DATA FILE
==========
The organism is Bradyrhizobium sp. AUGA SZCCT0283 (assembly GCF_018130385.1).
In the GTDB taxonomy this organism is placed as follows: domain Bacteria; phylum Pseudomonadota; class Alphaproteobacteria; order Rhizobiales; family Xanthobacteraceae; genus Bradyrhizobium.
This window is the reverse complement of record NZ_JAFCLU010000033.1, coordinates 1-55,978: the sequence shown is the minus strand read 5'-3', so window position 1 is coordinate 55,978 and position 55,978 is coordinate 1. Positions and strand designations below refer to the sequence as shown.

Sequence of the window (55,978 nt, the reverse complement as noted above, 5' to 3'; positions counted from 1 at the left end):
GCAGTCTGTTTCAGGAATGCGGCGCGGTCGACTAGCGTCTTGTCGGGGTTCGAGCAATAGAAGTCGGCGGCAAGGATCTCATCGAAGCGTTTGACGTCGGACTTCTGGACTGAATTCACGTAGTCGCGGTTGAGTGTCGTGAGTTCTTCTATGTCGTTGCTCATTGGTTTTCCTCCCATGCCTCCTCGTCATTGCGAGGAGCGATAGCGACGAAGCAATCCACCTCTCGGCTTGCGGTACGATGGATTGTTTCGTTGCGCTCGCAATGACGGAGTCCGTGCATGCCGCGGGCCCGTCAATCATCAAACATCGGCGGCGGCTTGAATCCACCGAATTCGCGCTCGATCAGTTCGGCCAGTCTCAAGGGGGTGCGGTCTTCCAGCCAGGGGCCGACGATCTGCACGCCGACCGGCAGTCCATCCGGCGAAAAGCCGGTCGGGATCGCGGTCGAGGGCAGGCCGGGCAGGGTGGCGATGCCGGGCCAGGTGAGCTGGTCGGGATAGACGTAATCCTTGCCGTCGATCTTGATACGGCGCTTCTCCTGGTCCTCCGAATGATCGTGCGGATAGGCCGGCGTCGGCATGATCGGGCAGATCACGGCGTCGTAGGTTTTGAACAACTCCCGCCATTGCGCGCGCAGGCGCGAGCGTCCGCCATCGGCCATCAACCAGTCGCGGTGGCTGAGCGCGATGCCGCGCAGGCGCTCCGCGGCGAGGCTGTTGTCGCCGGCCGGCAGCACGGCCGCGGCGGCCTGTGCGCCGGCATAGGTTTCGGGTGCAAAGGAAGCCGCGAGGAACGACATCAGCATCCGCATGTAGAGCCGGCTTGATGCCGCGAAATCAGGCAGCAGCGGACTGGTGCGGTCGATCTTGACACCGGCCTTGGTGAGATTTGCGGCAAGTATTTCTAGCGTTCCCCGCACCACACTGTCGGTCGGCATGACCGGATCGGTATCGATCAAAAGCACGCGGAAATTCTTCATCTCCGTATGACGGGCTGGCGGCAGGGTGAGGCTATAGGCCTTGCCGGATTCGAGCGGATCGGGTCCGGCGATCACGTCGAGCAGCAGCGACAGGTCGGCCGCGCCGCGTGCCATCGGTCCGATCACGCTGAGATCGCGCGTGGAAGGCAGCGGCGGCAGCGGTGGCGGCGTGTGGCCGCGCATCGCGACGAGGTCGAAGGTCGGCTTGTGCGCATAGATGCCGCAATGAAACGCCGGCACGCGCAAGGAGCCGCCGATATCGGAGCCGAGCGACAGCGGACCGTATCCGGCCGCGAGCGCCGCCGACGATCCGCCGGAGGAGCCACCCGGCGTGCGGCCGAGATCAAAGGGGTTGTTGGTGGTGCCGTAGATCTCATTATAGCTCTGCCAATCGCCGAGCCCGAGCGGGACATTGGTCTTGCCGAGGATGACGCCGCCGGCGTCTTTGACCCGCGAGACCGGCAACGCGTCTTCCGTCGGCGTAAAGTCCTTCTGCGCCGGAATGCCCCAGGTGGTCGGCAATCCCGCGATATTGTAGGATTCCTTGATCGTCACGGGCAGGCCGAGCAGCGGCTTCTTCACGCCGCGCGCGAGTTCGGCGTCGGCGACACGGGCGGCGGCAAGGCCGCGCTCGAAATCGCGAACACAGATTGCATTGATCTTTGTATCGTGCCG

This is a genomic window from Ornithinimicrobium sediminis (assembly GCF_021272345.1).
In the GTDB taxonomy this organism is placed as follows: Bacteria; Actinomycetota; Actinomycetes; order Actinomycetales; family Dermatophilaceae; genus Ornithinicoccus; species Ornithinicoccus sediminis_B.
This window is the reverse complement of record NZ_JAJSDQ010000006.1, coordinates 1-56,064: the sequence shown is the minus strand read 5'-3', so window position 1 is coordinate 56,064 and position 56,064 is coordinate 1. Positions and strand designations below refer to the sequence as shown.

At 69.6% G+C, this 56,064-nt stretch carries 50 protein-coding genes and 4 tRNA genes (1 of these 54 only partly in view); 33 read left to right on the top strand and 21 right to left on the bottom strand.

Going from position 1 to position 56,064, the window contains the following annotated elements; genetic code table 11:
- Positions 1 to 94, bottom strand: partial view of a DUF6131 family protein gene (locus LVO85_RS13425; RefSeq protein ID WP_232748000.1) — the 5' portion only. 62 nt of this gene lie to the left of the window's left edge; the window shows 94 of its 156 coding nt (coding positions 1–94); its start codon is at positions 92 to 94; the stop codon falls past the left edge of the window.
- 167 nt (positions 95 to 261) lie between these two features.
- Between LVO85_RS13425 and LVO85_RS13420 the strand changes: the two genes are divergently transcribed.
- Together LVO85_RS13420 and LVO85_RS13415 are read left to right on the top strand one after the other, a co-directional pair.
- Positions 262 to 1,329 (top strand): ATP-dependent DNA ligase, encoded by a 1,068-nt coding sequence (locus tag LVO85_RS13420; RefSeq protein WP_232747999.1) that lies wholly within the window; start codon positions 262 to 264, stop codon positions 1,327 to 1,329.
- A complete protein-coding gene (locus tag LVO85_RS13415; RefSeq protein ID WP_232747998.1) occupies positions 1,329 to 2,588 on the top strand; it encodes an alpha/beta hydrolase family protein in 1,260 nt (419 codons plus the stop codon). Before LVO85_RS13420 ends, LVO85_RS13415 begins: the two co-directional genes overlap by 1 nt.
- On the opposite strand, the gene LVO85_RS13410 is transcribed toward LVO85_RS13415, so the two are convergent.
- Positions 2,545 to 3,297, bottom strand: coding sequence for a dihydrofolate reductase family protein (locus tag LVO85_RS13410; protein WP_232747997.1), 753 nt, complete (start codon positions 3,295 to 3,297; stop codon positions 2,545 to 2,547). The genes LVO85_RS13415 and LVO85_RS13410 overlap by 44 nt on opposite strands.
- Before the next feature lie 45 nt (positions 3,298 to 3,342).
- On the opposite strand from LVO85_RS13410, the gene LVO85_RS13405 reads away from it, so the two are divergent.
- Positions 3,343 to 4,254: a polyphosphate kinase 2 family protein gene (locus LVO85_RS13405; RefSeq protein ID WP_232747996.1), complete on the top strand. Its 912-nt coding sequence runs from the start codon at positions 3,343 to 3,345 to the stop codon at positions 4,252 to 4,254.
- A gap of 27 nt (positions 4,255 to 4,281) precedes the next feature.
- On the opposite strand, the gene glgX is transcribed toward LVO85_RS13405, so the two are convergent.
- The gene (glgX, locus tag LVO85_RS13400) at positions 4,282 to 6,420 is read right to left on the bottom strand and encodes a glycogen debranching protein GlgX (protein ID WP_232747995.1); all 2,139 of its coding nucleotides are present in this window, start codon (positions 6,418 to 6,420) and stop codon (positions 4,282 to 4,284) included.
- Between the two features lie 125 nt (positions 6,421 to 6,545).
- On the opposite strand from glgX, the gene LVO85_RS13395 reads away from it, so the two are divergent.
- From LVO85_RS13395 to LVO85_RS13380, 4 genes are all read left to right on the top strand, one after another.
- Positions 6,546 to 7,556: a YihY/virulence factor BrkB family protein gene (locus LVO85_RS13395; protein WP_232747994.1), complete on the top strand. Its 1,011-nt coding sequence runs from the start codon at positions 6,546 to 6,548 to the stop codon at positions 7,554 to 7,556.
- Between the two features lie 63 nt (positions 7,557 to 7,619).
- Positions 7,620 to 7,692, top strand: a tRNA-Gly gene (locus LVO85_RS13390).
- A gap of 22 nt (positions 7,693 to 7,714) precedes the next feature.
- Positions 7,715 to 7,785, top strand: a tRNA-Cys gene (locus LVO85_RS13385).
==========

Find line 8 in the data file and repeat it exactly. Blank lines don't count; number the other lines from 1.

This window is the reverse complement of record NZ_JAJSDQ010000006.1, coordinates 1-56,064: the sequence shown is the minus strand read 5'-3', so window position 1 is coordinate 56,064 and position 56,064 is coordinate 1. Positions and strand designations below refer to the sequence as shown.